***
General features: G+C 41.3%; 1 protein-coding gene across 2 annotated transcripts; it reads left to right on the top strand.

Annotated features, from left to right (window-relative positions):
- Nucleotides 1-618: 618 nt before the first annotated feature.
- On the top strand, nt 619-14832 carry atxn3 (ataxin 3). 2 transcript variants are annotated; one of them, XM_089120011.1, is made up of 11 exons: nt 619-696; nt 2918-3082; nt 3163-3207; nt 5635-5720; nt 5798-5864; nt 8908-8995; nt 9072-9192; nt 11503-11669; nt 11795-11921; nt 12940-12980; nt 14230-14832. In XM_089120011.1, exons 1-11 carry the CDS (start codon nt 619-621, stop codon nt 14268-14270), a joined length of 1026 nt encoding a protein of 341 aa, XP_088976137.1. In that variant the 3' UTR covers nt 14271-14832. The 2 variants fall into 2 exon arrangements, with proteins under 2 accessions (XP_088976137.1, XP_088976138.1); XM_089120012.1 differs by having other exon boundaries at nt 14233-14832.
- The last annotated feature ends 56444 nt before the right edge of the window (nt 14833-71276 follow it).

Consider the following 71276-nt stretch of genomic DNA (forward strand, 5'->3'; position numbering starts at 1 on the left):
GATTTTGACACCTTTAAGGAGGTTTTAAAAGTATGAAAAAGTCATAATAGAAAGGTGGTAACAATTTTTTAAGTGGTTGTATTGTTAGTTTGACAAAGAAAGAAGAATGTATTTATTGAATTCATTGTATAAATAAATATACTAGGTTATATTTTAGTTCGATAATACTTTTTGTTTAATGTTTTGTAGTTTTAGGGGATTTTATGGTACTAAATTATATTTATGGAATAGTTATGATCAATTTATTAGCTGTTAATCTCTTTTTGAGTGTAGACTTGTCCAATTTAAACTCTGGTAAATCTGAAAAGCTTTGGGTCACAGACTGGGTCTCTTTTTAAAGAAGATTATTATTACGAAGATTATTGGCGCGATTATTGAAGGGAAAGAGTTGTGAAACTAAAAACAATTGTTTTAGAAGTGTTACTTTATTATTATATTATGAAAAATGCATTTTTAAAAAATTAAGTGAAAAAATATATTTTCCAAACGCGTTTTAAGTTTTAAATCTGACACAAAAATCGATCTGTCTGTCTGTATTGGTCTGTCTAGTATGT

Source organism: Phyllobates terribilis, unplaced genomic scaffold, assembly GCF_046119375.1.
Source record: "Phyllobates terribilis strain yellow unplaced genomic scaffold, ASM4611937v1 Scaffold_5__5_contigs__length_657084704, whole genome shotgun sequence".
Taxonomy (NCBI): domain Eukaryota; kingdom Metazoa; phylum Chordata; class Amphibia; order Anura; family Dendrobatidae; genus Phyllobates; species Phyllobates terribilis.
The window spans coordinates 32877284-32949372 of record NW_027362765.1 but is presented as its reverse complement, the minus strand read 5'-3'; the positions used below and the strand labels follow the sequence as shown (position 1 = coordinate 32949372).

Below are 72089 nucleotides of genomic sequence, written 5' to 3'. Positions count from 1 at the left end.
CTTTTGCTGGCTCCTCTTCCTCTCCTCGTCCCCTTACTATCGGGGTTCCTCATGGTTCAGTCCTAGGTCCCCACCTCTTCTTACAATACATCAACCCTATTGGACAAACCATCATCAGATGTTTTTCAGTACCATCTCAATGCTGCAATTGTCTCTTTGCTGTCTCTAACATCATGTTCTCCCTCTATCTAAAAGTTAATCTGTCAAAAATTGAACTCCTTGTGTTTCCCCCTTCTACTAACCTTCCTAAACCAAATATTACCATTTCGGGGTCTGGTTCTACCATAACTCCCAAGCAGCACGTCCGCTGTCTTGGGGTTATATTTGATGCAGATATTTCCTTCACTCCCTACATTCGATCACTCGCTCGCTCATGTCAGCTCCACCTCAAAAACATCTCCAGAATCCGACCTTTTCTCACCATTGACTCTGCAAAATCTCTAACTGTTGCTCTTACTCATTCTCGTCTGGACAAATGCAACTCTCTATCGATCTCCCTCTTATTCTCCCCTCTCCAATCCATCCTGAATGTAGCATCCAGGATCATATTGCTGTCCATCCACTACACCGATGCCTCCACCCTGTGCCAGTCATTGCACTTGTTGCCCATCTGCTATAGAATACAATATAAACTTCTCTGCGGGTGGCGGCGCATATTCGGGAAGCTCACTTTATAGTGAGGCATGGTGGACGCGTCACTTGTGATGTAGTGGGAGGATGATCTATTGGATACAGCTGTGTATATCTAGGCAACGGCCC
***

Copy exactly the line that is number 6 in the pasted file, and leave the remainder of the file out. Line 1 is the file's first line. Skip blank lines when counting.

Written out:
Consider the following 71276-nt stretch of genomic DNA (forward strand, 5'->3'; position numbering starts at 1 on the left):